I would have never guessed the history of Pudding Lane or Lombard Street.

One of my favorite generic terms in the States is what's called a "strip mall." I used to think this was the "red light" district, but actually it's just a group of stores on a small strip of land:~)

I enjoyed this post very much:~)

Hilary Melton-Butcher said...

Hi Sara – many thanks .. just glad you’re interested to hear some of our root words etc .. as you say it is fascinating and really brings to life the context of each word.

I remember Pudding Lane – but then I forget that in those days pies were mostly savoury .. the twists and turns of life. When I was looking up Lombardy – I was thinking of Lombardy pines – I’d always thought they were French?! Now I know!

Strip Mall .. it could logically have been red light! .. We had ribbon development – along the railway lines .. so a village would be a little way away, but as soon as the railway turned up – development started around the stop point & then spread up and down and on both sides! Before the whole became amalgamated into a town as such. The village centre point changing to the new focus of the railway station.

Thanks – good to see you back from your refreshing holiday !! - Hilary

Unknown said...

Hi Hilary,

Reading your article, I felt walking in York, England with you. Such a great article. San Francisco does not have so many English street names, but Lombard was one of them. I appreciate your telling me what was the origin of San Francisco Lombard Street.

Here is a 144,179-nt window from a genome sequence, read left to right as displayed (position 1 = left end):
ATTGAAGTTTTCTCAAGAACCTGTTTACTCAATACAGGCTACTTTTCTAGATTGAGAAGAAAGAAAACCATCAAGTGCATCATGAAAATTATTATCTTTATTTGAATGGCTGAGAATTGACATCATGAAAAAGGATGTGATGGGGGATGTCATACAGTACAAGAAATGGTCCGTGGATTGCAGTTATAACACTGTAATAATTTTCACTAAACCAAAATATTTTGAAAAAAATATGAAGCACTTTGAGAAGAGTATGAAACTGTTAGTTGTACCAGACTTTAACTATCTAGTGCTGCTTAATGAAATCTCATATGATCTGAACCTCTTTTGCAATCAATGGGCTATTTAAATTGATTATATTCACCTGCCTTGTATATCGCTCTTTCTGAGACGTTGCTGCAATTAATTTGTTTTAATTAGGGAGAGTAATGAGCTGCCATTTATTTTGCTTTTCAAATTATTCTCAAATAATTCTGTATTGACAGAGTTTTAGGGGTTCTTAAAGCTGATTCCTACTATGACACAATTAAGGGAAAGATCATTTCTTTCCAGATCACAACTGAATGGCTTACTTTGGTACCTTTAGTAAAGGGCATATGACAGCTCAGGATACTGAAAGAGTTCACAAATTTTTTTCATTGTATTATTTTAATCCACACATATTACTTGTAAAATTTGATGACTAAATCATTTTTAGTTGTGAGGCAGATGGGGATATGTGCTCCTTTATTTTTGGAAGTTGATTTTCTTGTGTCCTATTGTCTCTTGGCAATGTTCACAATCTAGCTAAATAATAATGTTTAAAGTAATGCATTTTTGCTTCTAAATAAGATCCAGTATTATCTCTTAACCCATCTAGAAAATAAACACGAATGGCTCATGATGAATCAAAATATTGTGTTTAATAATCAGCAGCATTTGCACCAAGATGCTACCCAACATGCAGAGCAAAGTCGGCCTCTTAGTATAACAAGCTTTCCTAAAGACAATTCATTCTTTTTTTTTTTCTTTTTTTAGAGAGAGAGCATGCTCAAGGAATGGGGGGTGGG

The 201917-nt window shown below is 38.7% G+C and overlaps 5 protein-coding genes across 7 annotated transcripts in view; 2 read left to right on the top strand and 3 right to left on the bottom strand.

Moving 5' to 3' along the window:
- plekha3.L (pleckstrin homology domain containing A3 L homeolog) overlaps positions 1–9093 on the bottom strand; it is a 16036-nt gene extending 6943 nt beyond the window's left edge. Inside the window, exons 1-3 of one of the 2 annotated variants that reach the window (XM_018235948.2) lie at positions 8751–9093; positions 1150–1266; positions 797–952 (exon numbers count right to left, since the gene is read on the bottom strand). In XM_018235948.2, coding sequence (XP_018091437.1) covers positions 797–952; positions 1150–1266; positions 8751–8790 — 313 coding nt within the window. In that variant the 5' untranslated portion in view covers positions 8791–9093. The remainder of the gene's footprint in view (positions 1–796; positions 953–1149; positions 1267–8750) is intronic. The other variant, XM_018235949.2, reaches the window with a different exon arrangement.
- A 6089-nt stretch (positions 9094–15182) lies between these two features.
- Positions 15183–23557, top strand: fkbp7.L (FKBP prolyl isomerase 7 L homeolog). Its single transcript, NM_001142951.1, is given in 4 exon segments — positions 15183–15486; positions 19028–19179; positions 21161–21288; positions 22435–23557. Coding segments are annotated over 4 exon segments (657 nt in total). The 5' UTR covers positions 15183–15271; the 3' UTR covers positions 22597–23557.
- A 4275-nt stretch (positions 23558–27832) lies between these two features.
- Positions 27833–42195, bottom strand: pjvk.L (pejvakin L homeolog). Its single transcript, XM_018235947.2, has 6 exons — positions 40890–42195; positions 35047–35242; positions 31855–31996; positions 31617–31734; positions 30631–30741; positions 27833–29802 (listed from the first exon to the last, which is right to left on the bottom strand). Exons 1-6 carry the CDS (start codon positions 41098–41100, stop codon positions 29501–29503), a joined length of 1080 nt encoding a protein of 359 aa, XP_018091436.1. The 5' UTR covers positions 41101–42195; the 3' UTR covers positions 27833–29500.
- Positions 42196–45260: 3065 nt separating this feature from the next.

Great post! Thank you for your sharing.

Shaw Funami
Fill the Missing Link

Chris Edgar said...

Hi Hilary -- on any subject you cover, your erudition never ceases to dazzle. I think you could write a really entertaining and engrossing encyclopedia! :)

Hilary Melton-Butcher said...

Hi Shaw ... many thanks .. did you visit York when you were here? I must say I haven’t visited yet – I think I’d better go ... !?

San Francisco – I guess has many Spanish names too .. but I think you might be surprised at the origins of some of your street names .. very European too I would think. Lombard Street – looked a really interesting road to visit – I shall remember whenever I get to SF!

Glad you enjoyed it & good to see you here .. thanks - Hilary

Hilary Melton-Butcher said...

Hi Chris .. thanks so much .. that’s so kind and I really appreciate it – especially coming from a lawyer and now journalist! I’m working my way towards ‘doing something’ .. but I need time space & my Ma takes quite a lot of my energies .. the thought processes are working towards the future.